Seven of eight relatives slain in their southern Ohio homes were shot multiple times and some suffered bruising indicative of a struggle, according to autopsy results released Tuesday.
The victims — all members of the Rhoden family — appear to have been targeted. Authorities said the carefully planned slayings were carried out at four locations in the rural community of Piketon, east of Cincinnati.
Investigators uncovered marijuana growing operations at three of the crime scenes, according to Ohio Attorney General Mike DeWine, who cautioned that it's still too early to speculate about a motive.
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"We're not ruling anything in; we're not ruling anything out," DeWine said.
He said one of the victims received a threat on Facebook but declined to go into detail.
Authorities also found evidence "consistent with cockfighting" at one of the properties, where birds were kept in "small, segregated cages," according to Jill Del Greco, a spokeswoman for Wine's office.
"Whether or not cockfighting was actually happening, we don't know, but it is part of the investigation," Del Greco said.
The victims have been identified as 40-year-old Christopher Rhoden Sr.; his ex-wife, Dana Rhoden; their three children, 16-year-old Christopher Rhoden Jr., 19-year-old Hanna Rhoden and 20-year-old Clarence "Frankie" Rhoden; Christopher Rhoden Sr.'s brother, 44-year-old Kenneth Rhoden; their cousin, 38-year-old Gary Rhoden; and 20-year-old Hannah Gilley, whose 6-month old son with Frankie was unharmed. Two other children, a 6-month-old and a 3-year-old, were also spared.
The Hamilton County coroner said Tuesday the victims — three women, four men and a 16-year-old boy — suffered wounds to their heads, torsos and other areas.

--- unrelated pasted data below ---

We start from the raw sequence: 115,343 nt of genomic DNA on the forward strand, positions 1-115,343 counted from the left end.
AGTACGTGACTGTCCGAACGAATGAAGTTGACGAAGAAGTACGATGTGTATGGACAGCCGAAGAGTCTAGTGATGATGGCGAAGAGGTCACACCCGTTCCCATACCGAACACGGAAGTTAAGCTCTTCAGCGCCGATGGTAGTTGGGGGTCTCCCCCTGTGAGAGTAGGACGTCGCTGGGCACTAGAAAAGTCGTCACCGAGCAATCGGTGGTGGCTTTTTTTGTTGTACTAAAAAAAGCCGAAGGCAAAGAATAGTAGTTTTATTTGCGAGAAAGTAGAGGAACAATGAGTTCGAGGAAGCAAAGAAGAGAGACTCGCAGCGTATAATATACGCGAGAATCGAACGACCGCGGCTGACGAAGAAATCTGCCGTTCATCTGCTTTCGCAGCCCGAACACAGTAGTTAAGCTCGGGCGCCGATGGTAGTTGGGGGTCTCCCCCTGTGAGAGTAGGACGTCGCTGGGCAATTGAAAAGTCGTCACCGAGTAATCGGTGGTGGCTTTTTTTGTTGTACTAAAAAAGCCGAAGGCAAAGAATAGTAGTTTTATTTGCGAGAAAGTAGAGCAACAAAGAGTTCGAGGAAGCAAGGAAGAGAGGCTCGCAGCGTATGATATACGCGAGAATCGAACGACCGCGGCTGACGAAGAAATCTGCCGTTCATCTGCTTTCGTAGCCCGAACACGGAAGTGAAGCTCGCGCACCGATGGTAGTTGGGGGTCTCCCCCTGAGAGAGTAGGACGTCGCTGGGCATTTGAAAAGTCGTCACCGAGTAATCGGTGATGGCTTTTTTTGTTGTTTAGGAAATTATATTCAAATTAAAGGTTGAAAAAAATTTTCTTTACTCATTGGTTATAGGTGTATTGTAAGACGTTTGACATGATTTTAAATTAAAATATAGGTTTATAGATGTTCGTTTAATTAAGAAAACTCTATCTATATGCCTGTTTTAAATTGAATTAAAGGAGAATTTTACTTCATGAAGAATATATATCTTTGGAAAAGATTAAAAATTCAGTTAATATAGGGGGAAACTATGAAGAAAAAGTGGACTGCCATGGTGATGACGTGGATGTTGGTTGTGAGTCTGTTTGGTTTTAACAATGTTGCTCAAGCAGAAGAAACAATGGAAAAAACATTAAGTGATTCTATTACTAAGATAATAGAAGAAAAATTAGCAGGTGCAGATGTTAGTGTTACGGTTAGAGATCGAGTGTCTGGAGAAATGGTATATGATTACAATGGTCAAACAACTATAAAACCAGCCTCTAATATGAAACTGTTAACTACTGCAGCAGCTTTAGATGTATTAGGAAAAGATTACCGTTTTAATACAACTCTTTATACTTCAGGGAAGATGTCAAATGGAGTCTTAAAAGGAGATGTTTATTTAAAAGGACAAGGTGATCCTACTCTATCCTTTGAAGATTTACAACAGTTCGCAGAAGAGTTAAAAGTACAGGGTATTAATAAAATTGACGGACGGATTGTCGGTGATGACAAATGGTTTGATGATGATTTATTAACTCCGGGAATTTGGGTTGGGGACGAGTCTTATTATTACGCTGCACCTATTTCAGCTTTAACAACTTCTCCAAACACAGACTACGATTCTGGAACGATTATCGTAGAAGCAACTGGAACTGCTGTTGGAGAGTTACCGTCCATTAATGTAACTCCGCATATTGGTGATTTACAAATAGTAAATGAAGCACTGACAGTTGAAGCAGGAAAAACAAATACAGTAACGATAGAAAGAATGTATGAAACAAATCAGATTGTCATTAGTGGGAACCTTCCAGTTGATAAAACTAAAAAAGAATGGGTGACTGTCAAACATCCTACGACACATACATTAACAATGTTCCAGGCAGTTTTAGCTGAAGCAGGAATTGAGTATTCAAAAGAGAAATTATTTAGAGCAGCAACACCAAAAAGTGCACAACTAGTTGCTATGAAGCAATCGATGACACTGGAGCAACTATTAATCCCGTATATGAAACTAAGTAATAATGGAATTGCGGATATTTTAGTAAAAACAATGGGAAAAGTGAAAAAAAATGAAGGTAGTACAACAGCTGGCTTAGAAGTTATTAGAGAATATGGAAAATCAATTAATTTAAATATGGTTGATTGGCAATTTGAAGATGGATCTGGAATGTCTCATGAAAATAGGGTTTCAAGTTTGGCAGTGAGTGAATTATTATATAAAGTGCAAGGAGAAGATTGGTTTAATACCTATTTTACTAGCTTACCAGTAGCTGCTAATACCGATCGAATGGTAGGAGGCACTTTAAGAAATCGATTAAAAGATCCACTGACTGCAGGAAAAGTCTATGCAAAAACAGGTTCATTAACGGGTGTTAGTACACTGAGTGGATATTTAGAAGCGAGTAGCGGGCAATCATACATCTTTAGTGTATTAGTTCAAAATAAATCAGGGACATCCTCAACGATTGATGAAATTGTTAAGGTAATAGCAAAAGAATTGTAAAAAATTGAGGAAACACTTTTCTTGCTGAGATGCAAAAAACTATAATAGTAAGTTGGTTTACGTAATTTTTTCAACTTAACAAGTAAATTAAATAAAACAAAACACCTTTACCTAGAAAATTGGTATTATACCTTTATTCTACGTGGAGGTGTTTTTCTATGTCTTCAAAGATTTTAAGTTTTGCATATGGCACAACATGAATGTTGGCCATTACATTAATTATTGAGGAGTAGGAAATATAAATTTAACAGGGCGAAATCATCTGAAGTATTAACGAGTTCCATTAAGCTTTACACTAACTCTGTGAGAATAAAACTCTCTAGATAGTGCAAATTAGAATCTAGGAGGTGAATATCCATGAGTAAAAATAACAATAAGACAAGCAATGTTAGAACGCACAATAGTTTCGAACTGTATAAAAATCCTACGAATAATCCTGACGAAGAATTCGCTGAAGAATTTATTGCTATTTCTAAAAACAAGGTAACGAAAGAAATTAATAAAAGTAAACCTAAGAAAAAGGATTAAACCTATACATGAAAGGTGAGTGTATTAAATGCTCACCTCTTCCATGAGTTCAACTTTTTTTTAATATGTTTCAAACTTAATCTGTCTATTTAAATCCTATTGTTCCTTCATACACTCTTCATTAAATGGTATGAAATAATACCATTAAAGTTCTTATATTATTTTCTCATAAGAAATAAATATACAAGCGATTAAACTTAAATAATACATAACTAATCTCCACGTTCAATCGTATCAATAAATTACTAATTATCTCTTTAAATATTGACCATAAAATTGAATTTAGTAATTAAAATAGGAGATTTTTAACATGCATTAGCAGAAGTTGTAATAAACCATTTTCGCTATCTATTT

According to the autopsy report, one victim suffered a single wound, another was wounded twice, and the rest had three or more wounds. The report didn't specify which victim was which.
A woman who called 911 Friday morning reported finding "blood all over the house" and two bodies that appeared to have been badly beaten. The coroner said "soft-tissue bruising" on some of the bodies indicated a possible struggle.
Investigators have received more than 300 tips and are continuing to serve search warrants in an effort to identify the killer or killers, according to DeWine. He said 79 pieces of evidence have been sent to a state crime lab for testing and analysis.
Dana Rhoden's father, 64-year-old Leonard Manley, said Monday his daughter was not involved in anything illegal.
"They are trying to drag my daughter through the mud, and I don't appreciate that," said Manley, whose three grandchildren — Dana's children — were also among the dead.
Manley also said the assailant was able to get by his daughter's two dogs, who were wary of strangers.
"Whoever done it knows the family," Manley said. "There were two dogs there that would eat you up."
A Cincinnati-area businessman offered a $25,000 reward for details leading to those responsible.